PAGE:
‘Quiet, for a Tuesday’ is the story of a solo, off-tracks Sahara expedition where the author faced ... problems. His maps and satellite images were confiscated in mid-Sahara. But despite this, he went on to complete a complex, demanding and often hazardous 700-mile, off-piste, uninhabited route to visit and photograph the extraordinary landscapes he was determined to see. Not reckless buccaneering; a carefully calculated risk, executed with considerable care. But with a few nasty surprises.
The author writes well. His text has been described as ‘fluent and literary’. The story is told tongue-in-cheek – with humour, a passion for the desert, a boundless sense of wonder, a love of nature, technical detail – and suspense. It is accompanied by achingly beautiful pictures of Algeria's pristine Sahara.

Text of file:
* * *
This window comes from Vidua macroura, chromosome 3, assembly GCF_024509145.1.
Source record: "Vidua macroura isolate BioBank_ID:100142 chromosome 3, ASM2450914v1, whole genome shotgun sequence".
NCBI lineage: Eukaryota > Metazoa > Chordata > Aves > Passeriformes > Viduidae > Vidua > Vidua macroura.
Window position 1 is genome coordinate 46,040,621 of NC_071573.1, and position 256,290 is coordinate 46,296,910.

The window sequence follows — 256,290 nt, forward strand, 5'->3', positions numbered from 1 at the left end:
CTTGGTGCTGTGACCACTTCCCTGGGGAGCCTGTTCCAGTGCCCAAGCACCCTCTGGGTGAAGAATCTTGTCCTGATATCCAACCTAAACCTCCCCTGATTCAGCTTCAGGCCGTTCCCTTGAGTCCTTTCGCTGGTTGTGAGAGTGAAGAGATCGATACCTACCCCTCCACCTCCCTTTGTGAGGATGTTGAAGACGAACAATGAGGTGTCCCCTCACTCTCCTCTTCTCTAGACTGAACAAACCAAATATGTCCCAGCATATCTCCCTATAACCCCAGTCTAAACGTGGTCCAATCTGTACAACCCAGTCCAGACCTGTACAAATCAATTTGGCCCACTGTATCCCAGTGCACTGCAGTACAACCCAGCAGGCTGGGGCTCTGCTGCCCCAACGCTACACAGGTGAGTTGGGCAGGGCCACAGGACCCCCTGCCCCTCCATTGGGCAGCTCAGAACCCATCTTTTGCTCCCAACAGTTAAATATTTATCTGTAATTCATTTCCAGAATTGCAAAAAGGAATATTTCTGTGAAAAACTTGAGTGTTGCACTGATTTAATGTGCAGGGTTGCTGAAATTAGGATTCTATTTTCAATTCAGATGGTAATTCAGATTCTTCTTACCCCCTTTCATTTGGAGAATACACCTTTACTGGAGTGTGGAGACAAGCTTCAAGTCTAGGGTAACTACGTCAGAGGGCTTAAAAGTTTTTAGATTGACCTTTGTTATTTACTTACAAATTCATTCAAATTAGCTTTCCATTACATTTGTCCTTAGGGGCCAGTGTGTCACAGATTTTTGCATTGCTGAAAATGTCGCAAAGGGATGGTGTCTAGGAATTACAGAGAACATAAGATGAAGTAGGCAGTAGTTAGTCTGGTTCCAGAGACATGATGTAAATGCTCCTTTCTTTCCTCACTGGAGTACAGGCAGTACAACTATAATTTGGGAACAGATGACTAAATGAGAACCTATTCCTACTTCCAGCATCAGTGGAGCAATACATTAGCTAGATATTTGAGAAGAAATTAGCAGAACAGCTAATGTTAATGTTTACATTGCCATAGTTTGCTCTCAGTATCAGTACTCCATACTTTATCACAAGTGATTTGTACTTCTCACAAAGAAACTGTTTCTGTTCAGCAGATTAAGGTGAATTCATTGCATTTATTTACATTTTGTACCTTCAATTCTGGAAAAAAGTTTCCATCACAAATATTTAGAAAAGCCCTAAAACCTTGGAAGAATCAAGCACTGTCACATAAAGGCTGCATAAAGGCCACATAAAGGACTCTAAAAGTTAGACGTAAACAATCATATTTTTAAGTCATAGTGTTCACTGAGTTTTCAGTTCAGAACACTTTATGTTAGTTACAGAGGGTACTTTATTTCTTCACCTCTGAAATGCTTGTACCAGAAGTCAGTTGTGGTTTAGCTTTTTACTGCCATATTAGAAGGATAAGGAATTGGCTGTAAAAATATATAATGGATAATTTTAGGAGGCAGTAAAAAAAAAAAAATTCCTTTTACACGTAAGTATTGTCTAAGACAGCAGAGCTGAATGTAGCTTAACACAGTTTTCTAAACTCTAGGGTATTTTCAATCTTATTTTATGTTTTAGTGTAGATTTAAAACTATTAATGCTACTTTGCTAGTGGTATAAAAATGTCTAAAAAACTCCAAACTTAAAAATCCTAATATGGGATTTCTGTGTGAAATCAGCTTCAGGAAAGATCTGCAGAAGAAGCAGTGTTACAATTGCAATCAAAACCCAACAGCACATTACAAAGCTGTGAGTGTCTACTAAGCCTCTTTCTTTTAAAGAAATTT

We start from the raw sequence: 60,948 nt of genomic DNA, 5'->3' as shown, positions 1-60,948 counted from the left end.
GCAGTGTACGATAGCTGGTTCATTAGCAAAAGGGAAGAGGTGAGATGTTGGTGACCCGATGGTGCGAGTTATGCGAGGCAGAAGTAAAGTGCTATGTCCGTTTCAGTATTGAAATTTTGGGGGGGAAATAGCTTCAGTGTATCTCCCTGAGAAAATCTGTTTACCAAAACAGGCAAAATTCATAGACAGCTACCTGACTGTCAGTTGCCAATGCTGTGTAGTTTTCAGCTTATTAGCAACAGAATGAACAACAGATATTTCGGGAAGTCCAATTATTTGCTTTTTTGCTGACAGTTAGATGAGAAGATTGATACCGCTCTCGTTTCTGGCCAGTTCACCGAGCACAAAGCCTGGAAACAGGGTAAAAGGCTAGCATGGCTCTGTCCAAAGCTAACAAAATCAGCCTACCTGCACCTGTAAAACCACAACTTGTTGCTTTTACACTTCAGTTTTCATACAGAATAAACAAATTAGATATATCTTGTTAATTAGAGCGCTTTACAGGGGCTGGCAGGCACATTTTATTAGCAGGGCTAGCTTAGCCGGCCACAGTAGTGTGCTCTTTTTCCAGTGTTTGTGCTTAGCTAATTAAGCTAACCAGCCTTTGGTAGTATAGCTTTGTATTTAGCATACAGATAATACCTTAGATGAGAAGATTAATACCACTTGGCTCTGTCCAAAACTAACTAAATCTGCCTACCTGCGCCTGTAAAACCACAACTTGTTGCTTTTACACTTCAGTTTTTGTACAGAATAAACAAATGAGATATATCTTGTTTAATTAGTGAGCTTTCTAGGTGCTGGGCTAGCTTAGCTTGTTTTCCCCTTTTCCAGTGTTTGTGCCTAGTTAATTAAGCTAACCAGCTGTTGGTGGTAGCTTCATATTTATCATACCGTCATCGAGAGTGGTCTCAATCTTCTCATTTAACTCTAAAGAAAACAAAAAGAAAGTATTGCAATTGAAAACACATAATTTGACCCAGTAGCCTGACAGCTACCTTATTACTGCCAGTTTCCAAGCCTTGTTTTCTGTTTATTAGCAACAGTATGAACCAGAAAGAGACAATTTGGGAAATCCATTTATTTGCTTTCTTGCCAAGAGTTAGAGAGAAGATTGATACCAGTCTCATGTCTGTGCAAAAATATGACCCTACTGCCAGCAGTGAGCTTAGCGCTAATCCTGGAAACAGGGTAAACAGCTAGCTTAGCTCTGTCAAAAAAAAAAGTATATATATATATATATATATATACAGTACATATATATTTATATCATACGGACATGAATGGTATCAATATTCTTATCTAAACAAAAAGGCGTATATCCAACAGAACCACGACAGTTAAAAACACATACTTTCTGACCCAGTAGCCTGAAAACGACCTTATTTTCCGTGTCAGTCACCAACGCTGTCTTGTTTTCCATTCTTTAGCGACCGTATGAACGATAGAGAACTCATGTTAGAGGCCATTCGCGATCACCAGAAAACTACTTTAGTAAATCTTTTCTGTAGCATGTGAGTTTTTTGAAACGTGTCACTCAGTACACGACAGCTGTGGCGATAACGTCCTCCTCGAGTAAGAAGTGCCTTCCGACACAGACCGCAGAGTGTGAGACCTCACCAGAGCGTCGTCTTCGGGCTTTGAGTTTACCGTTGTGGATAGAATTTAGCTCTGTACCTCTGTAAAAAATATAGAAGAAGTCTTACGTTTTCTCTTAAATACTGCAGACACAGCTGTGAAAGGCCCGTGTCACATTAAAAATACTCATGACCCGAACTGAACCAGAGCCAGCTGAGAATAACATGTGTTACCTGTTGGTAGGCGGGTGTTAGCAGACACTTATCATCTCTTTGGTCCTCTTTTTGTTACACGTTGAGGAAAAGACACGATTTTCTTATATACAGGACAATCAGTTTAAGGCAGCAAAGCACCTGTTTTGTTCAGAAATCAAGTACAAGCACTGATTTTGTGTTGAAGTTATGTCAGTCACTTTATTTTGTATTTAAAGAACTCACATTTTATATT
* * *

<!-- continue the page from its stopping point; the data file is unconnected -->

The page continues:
The story finishes with some sharp opinion and – with signs of a light at the end of the tunnel – proposals for a Protected Area in the Sahara.